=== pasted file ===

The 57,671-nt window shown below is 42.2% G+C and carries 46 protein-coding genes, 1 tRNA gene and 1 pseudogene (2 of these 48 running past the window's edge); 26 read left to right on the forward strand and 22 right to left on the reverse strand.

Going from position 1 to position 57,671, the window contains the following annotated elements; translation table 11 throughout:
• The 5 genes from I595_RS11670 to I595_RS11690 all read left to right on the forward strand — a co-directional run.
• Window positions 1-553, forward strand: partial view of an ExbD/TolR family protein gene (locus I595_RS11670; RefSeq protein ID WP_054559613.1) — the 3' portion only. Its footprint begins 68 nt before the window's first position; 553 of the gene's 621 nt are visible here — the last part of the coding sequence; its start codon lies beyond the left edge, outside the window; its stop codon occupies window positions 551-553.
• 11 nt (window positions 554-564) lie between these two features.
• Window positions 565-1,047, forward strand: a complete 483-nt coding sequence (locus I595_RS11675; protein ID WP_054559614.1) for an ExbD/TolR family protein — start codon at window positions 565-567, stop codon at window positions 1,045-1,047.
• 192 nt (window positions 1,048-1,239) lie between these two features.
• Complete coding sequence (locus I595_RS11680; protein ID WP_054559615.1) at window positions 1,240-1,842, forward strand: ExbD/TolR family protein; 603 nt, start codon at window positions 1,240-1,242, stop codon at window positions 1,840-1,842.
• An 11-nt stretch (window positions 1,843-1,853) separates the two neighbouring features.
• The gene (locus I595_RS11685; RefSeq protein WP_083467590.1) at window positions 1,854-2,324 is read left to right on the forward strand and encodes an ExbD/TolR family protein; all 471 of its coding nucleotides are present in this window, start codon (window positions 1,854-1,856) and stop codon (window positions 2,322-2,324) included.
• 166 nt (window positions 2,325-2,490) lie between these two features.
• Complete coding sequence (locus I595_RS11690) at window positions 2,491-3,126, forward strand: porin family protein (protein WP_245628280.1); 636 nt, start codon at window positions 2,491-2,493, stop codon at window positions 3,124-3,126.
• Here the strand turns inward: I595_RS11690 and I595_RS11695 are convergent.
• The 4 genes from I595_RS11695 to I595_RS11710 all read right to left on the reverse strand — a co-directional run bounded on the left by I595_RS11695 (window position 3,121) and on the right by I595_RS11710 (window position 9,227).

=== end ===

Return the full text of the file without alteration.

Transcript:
The 57,671-nt window shown below is 42.2% G+C and carries 46 protein-coding genes, 1 tRNA gene and 1 pseudogene (2 of these 48 running past the window's edge); 26 read left to right on the forward strand and 22 right to left on the reverse strand.

Going from position 1 to position 57,671, the window contains the following annotated elements; translation table 11 throughout:
• The 5 genes from I595_RS11670 to I595_RS11690 all read left to right on the forward strand — a co-directional run.
• Window positions 1-553, forward strand: partial view of an ExbD/TolR family protein gene (locus I595_RS11670; RefSeq protein ID WP_054559613.1) — the 3' portion only. Its footprint begins 68 nt before the window's first position; 553 of the gene's 621 nt are visible here — the last part of the coding sequence; its start codon lies beyond the left edge, outside the window; its stop codon occupies window positions 551-553.
• 11 nt (window positions 554-564) lie between these two features.
• Window positions 565-1,047, forward strand: a complete 483-nt coding sequence (locus I595_RS11675; protein ID WP_054559614.1) for an ExbD/TolR family protein — start codon at window positions 565-567, stop codon at window positions 1,045-1,047.
• 192 nt (window positions 1,048-1,239) lie between these two features.
• Complete coding sequence (locus I595_RS11680; protein ID WP_054559615.1) at window positions 1,240-1,842, forward strand: ExbD/TolR family protein; 603 nt, start codon at window positions 1,240-1,242, stop codon at window positions 1,840-1,842.
• An 11-nt stretch (window positions 1,843-1,853) separates the two neighbouring features.
• The gene (locus I595_RS11685; RefSeq protein WP_083467590.1) at window positions 1,854-2,324 is read left to right on the forward strand and encodes an ExbD/TolR family protein; all 471 of its coding nucleotides are present in this window, start codon (window positions 1,854-1,856) and stop codon (window positions 2,322-2,324) included.
• 166 nt (window positions 2,325-2,490) lie between these two features.
• Complete coding sequence (locus I595_RS11690) at window positions 2,491-3,126, forward strand: porin family protein (protein WP_245628280.1); 636 nt, start codon at window positions 2,491-2,493, stop codon at window positions 3,124-3,126.
• Here the strand turns inward: I595_RS11690 and I595_RS11695 are convergent.
• The 4 genes from I595_RS11695 to I595_RS11710 all read right to left on the reverse strand — a co-directional run bounded on the left by I595_RS11695 (window position 3,121) and on the right by I595_RS11710 (window position 9,227).